DEAR FIONA: They won't stop their dogs licking my baby

Columnist and trained counsellor Fiona Caine offers her perspective on family dramas, emotional issues and dysfunctional relationships. This week: an inappropriate brother-in-law, an absent boyfriend and being newly single

By The Newsroom
Monday, 3rd July 2017, 7:02 pm
Updated Tuesday, 12th September 2017, 11:51 am
Picture: Shutterstock
Picture: Shutterstock

QUESTION: My elder sister recently married and on her last visit, her new husband made a pass at me.

I was shocked and angry, but didn’t shout at him or slap him because I didn’t want to hurt my sister’s feelings.

I was really alarmed when he called me at home the following evening, and he’s called several times since, but although I’ve banged the phone down, he keeps calling.

Sign up to our daily newsletter

I’ve not seen my sister since and keep making excuses, but it’s making me feel awful, keeping this secret from her.

I hate him for the pain he is causing me, and the fact that he’s letting my sister down, but what can I do?

FIONA SAYS: What an obnoxious man your sister has married! This bullying, dominating behaviour is unacceptable and I suspect he’s doing it because he sees you as a weak person who won’t want to make a fuss and upset your sister.

Family dynamics are complex and I’m sure you’re afraid that, if your sister finds out, she may blame you, or that other family members may be forced to take sides.

You shouldn’t have to put up with this kind of harassment and nor should you feel guilty, as you’ve done nothing wrong.

Do you have a father, uncle or older brother you trust? Next time he calls, tell him, if he does so again, you’ll be telling that person about his behaviour.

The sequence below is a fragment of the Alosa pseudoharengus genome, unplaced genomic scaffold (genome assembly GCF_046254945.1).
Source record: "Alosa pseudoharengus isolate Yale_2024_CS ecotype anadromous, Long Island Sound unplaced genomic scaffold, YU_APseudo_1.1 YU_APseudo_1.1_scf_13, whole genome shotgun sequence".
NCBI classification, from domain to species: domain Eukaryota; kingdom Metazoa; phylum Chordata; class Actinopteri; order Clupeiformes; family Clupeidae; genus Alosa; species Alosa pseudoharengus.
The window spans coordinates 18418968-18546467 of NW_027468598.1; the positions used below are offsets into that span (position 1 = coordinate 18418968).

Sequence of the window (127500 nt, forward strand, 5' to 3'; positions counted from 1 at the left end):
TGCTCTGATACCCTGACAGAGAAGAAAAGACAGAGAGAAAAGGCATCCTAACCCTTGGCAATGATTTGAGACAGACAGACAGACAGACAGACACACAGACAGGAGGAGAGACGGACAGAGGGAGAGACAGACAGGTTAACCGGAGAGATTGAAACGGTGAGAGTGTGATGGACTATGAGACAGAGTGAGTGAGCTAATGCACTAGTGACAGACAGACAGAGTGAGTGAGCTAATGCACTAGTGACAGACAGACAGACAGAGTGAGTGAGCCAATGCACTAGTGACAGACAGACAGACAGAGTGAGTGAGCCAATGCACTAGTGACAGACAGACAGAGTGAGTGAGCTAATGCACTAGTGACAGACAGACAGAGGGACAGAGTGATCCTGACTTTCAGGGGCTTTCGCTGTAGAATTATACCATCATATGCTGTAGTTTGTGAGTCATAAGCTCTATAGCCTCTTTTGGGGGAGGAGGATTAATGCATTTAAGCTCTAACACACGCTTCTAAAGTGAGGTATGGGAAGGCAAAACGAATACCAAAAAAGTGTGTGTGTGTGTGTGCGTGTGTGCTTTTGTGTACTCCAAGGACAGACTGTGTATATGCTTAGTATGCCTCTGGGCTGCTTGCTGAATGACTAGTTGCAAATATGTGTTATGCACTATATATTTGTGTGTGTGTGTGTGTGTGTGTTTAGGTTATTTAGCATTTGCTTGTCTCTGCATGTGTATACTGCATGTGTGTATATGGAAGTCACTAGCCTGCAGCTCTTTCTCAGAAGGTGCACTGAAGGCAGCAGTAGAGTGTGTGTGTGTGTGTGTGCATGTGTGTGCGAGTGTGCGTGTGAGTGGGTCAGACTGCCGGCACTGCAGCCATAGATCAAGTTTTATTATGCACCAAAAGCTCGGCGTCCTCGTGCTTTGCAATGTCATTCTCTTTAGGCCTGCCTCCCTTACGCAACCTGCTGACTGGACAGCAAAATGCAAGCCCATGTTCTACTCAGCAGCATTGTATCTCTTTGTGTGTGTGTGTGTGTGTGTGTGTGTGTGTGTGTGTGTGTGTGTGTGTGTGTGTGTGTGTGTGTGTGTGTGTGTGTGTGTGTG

Make a note of the date he made a pass at you and put together a dated record of his calls. If this situation escalates, you may need to report his harassment to the police and they will need this as evidence.

If you make a threat, be prepared to go through with it, no matter how painful this may be for you and your family. Show your record to the person you’ve decided to trust and ask them to talk to your brother-in-law. If he continues after that, approach the police and ask them to intervene.

I can understand why you don’t want to hurt your sister’s feelings, but have you considered how hurt she will feel if she finds out from someone else?

While this is going on, don’t visit her at her home, but meet on neutral ground and make sure it’s at a time when her husband isn’t around.

You might like to sound her out about how she’s finding married life, and ask her if she loves and trusts her husband – it may be that she already suspects something.

If that’s the case, you may decide to tell her what’s been happening, but be aware she could still take his side against you. They say love is blind, and if she hasn’t realised what sort of person her husband is, she might accuse you of trying to lead him on.

Even if he stops, I don’t suppose you will ever feel comfortable in his company again, so you’ll have to limit contact – which is sad, but, I fear, the only way forward, until things are resolved.

QUESTION: I’ve been living with my fiance for about two years, and as long as I’ve known him, he’s always preferred a night in to a night out.

That’s until recently when he’s suddenly started going out several nights a week, without me. I’ve asked if I can go with him, but he says it’s not a place for women to go.

He says I shouldn’t be worried as he’s not seeing anyone else, but I can’t help fearing the worst. I think he’s getting fed up with my asking questions, and I’m afraid I’ll drive him away, but I’m so scared.

Am I right to be, or should I just learn to live with this?

FIONA SAYS: I think you have every right to be concerned – whether you trust him or not.

To suddenly start acting in such a mysterious way, not telling you where he’s going and what he’s doing, is not the behaviour of a caring partner.